Frank Lloyd Wright’s houses are revered as twentieth century architectural masterpieces but his work as a landscape designer is lesser known. Wright considered the house and its surrounding landscape design one organic whole and as a master landscape designer set out to place his buildings in settings as impressive and beautiful as the houses they surrounded.
‘Wright was confident and unafraid to obscure his architectural designs with trees or to create bold splashes of colour with plants. He created layers of beauty that resulted in a seamless connection between inside and outside.’ (Fell)
In his book, The Gardens of Frank Lloyd Wright, Derek Fell has collected from Lloyd’s autobiography, lectures, magazine articles and comments to staff and students, ten landscape tips that exemplify Wright’s approach to landscape design.
• Expose the house foundation to show where it meets the ground. To soften hard architectural lines he preferred to plant trailing vines in dish planters on pedestals and window box planters. The draping effect helped the building blend with nature.
• Where an exposed site needs plantings for shelter or aesthetic appeal, first consider the use of indigenous plants as these are likely to be more reliable and require less maintenance than non-indigenous plants.
• Flower colour among plants is secondary to texture, shape and form. However, Wright did like to have flowering trees and shrubs for fleeting colour, and also perennials as they come back every year and provide flowers for cutting to create indoor floral arrangements.
• Try to make your home landscape distinctive. Wright saw the use of desert natives as vital in making his winter home part of the desert and to create interesting sculptural accents.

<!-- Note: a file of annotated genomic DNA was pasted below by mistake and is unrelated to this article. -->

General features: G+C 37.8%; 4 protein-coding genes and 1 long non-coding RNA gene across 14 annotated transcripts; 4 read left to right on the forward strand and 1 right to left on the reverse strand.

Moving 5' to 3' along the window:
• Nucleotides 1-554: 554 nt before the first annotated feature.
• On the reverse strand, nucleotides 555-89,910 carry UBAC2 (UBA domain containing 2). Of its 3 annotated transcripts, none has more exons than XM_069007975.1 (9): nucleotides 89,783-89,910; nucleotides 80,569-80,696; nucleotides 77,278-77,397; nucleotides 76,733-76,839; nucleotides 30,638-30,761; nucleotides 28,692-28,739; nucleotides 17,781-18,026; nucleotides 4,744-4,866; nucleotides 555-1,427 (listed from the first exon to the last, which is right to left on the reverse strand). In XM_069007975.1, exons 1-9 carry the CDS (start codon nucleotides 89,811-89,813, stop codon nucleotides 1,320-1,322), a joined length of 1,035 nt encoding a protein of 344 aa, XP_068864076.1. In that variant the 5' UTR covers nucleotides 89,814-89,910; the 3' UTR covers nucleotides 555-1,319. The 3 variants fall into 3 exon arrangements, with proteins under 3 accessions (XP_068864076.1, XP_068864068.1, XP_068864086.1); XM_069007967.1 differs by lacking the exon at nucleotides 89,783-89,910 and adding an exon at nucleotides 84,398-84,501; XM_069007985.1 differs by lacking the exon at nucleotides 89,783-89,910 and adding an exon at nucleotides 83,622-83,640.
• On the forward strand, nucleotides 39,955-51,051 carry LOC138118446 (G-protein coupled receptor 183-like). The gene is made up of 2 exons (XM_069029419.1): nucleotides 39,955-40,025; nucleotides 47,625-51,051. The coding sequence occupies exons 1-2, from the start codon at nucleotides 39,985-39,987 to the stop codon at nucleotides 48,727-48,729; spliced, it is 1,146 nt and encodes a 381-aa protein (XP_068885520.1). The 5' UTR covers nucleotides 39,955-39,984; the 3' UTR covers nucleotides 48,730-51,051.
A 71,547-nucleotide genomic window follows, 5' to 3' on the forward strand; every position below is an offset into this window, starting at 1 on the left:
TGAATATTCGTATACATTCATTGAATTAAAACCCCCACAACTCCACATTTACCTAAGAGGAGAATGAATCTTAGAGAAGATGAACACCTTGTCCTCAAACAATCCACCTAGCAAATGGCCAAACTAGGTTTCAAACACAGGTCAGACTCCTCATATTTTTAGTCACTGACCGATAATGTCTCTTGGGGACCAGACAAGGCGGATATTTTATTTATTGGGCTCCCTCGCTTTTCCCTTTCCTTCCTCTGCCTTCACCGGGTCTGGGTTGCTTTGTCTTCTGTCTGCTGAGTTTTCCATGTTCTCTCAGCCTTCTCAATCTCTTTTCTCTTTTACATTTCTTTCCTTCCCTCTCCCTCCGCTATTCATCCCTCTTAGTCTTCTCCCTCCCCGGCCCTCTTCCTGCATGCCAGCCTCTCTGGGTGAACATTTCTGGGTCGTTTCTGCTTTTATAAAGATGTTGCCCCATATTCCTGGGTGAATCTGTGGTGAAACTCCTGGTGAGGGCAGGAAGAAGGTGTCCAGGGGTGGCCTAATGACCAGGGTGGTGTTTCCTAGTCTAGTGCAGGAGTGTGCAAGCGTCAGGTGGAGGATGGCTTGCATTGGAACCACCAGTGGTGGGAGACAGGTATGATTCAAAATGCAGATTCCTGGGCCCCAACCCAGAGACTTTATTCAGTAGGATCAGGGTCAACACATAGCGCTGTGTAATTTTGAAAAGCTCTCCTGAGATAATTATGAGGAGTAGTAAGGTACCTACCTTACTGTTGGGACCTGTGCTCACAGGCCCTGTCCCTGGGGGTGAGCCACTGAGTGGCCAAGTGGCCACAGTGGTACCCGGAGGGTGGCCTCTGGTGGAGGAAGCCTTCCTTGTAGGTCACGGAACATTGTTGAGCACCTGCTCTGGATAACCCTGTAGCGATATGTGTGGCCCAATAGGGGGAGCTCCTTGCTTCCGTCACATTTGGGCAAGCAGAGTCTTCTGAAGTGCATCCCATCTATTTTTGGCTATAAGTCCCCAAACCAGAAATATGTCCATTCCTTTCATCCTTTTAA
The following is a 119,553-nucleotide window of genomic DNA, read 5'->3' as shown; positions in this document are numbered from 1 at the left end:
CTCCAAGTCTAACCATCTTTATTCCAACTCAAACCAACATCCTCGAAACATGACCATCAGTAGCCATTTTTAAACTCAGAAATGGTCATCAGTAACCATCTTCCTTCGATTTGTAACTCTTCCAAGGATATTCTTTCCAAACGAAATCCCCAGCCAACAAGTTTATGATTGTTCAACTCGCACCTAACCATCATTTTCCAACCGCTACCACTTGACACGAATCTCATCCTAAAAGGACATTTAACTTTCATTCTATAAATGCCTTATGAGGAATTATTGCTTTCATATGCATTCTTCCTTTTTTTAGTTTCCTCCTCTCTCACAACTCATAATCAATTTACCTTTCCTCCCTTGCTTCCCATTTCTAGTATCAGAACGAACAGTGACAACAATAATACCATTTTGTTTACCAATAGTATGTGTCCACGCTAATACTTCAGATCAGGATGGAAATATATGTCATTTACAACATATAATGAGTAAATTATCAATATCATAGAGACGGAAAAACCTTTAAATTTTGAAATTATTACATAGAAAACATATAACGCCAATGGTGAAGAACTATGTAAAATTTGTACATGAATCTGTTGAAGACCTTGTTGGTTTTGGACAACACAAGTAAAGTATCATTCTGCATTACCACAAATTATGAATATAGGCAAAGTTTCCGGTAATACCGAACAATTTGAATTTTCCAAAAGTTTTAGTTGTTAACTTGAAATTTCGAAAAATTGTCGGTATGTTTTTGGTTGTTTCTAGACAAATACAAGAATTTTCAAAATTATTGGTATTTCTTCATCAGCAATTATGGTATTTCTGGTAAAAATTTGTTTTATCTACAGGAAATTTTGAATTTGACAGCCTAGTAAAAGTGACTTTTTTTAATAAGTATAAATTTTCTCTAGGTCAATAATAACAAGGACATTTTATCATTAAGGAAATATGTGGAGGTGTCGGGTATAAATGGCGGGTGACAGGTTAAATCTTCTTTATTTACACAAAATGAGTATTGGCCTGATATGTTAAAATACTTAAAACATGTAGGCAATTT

• Allow trees and shrubs to grow naturally. Trees and shrubs that outgrow their boundaries can be carefully sized back and still look natural. Do not trim shrubs into topiary shapes so severely that they look like meatballs.
• Take as much interest in the house surroundings as you do the house interior. Plant for privacy and shelter as well as aesthetic appeal.
• Create vistas where none exist and preserve vistas that have become obscured by vegetation. A view of water – a lake or river is especially desirable.
• Consider a vine-covered pergola leading from the house to a garden room or between two sunny garden spaces. This produces a leafy tunnel and a sense of compression, then release, when you emerge into the sunlight.
• Use sculpture as focal points, particularly at the end of a path or entrance to a garden space. But choose sculpture in scale with its surroundings.
• Digest other garden styles such as French formality, Italian baroque and Japanese imperial, but do not slavishly copy them.
Frank Lloyd Wright gardened on a large scale, altering the natural landscape to create magnificent vistas that disappear into infinity. Wright created lakes, bridges, woodland, hills and contours where none previously existed. Because Wright was an architect as well as a landscape designer he not only knew how best to site a residence in a particular location and how best to improve a challenging landscape, but also where to leave nature alone, as he did at Fallingwater in Pennsylvania’s rural Laurel Highlands.